Cats have developed a bad reputation for acting aloof, independent and unaffectionate to their owners.
However, a ground-breaking new experiment has proved otherwise, with researchers calling the belief that feline pets are distant “an unfair myth”.
Researchers from Oregon State University say they have found that, just like children and dogs, cats form emotional attachments to their caregivers including something known as “secure attachment” – when the presence of a caregiver helps them to feel secure and calm.
Dr Kristyn Vitale, lead author of the study, said: “Cats that are insecure can be likely to run and hide or seem to act aloof.
"There’s long been a biased way of thinking that all cats behave in this way but the majority of cats use their owner as a source of security."
Vitale continued: “Your cat is depending on you to feel secure when they are stressed.”
For the study, the team of researchers replicated situation tests that were originally designed in the 1970s to help evaluate the parent-infant bond.
But, instead of parents and infants, the scientists tested the relationship between 108 cats – including 70 kittens and 38 adult felines – and their owners.
The findings showed that the majority of cats reacted in the same way as dogs and children when they are unexpectedly left alone.
During the study, 70 cats were placed in an unfamiliar room with their owner for two minutes. The owner then left the room for a further two minutes before returning.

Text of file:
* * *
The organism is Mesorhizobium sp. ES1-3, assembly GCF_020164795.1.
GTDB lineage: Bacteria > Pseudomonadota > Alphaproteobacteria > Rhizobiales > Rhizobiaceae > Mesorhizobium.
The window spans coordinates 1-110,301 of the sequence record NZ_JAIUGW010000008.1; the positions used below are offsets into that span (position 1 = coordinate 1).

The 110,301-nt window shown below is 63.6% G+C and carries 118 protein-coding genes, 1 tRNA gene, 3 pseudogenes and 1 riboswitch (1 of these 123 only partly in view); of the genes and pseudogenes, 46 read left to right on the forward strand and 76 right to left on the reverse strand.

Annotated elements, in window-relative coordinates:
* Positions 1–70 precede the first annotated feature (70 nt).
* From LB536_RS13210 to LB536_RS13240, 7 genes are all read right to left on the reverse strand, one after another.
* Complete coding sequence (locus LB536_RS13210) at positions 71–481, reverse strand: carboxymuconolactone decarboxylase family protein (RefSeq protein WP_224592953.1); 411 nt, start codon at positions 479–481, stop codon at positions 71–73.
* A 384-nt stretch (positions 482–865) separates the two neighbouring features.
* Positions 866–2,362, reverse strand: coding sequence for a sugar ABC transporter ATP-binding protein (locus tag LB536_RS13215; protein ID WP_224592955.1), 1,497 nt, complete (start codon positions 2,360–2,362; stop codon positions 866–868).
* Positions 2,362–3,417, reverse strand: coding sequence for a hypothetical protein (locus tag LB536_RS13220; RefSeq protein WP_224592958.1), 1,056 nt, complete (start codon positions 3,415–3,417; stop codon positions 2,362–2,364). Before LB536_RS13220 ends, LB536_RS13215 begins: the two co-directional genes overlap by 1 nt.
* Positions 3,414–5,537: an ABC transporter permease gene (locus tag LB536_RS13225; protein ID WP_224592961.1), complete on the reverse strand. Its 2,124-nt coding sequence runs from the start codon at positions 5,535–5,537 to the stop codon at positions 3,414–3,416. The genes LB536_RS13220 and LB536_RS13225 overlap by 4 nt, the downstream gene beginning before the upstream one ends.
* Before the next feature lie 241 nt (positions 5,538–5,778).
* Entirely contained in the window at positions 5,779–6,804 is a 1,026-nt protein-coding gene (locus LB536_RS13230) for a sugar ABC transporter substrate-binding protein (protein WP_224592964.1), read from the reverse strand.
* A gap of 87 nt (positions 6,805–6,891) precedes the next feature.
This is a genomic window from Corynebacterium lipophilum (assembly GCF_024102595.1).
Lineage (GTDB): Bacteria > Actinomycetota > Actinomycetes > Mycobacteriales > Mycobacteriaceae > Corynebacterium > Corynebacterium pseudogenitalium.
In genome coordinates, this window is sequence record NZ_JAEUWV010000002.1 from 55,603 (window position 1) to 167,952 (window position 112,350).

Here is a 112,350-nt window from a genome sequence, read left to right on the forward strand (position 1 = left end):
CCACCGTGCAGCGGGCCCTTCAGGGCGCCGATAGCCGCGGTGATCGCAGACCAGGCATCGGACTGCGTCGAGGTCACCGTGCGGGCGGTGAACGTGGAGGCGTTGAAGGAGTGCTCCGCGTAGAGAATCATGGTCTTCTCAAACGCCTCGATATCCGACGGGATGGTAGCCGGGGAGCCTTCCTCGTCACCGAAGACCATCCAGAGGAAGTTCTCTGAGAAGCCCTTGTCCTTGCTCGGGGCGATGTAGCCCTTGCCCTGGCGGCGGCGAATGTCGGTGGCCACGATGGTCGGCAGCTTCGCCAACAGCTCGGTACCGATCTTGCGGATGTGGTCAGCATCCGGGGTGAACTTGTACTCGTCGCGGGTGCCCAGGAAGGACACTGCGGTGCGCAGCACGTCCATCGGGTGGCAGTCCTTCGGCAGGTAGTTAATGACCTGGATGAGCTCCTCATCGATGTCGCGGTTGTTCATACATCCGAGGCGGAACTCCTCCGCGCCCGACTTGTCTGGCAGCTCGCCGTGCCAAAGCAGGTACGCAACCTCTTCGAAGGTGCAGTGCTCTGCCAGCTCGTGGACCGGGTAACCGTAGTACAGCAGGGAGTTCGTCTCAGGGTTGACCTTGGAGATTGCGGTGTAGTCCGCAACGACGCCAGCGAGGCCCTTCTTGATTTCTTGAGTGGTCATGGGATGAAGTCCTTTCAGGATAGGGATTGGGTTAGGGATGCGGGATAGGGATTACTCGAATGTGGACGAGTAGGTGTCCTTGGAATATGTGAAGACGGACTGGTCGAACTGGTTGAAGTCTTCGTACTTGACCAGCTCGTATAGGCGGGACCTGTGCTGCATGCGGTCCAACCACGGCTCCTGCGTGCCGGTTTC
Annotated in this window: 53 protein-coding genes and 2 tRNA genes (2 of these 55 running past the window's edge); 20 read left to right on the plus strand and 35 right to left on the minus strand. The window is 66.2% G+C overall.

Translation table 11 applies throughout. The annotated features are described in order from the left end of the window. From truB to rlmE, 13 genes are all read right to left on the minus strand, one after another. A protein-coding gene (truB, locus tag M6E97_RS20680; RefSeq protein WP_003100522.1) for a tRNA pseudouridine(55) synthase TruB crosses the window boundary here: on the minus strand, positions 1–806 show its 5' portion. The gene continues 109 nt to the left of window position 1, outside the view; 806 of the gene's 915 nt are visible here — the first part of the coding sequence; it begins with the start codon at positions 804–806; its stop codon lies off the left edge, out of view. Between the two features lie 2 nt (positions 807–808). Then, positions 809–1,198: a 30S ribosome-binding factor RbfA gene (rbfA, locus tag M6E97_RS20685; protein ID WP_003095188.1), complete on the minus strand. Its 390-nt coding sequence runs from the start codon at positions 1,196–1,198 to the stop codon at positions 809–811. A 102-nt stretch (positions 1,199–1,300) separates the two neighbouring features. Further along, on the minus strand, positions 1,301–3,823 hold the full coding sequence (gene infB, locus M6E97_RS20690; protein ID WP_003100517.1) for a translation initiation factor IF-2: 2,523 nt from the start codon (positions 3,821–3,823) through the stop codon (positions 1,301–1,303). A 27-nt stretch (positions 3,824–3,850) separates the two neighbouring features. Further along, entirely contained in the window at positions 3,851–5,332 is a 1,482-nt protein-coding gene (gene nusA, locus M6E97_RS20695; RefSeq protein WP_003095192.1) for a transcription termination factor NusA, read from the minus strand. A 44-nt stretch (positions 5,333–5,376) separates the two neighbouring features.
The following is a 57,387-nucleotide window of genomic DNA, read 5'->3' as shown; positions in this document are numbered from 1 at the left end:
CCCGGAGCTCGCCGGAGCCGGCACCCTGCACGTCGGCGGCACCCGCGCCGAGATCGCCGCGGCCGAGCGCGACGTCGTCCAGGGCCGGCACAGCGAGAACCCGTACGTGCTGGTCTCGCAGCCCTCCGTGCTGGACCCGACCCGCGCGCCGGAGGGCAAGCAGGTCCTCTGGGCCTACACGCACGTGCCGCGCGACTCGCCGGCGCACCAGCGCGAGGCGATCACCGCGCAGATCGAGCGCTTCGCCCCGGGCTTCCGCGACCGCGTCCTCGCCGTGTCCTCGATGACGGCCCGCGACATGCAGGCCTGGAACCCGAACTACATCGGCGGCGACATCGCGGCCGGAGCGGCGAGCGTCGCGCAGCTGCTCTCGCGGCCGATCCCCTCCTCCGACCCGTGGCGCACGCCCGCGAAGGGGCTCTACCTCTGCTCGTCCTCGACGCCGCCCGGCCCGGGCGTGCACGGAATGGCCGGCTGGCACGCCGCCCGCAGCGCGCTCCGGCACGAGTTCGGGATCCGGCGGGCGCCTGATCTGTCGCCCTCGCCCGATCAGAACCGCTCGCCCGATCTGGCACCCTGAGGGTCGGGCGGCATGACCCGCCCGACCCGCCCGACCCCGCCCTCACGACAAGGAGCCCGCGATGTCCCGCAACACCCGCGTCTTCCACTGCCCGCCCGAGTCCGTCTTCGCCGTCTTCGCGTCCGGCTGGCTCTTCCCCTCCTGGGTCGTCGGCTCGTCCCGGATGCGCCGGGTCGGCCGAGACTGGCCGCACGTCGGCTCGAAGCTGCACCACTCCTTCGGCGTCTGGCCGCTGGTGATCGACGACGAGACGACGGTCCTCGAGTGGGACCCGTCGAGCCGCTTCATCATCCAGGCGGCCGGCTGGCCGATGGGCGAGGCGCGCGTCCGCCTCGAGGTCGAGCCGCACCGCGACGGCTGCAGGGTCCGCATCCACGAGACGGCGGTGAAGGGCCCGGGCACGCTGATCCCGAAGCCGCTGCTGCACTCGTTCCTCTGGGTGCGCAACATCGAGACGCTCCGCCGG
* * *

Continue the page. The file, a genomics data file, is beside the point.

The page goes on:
Researchers said 64.3 per cent of the cats showed signs of "secure attachment", stating that when their owner returned, the cats became more relaxed and divided their time into seeking attention and exploring their surroundings.
The rest of the felines either became overly clingy or completely avoided their owner – otherwise known as ”insecure attachment“.
Speaking to NBC News, Vitale said that the characteristics of a secure cat include greeting their owner and then going back to what they were doing.
"That’s how a secure human also behaves," she explained.
"It’s important for owners to think about that. When they’re in a stressful situation, how they’re behaving can actually have a direct impact on their cats’ behaviour."
In similar research, 65 per cent of children and 58 per cent of dogs showed similar signs of secure attachment to parents and owners.
The findings are published in the journal Current Biology.
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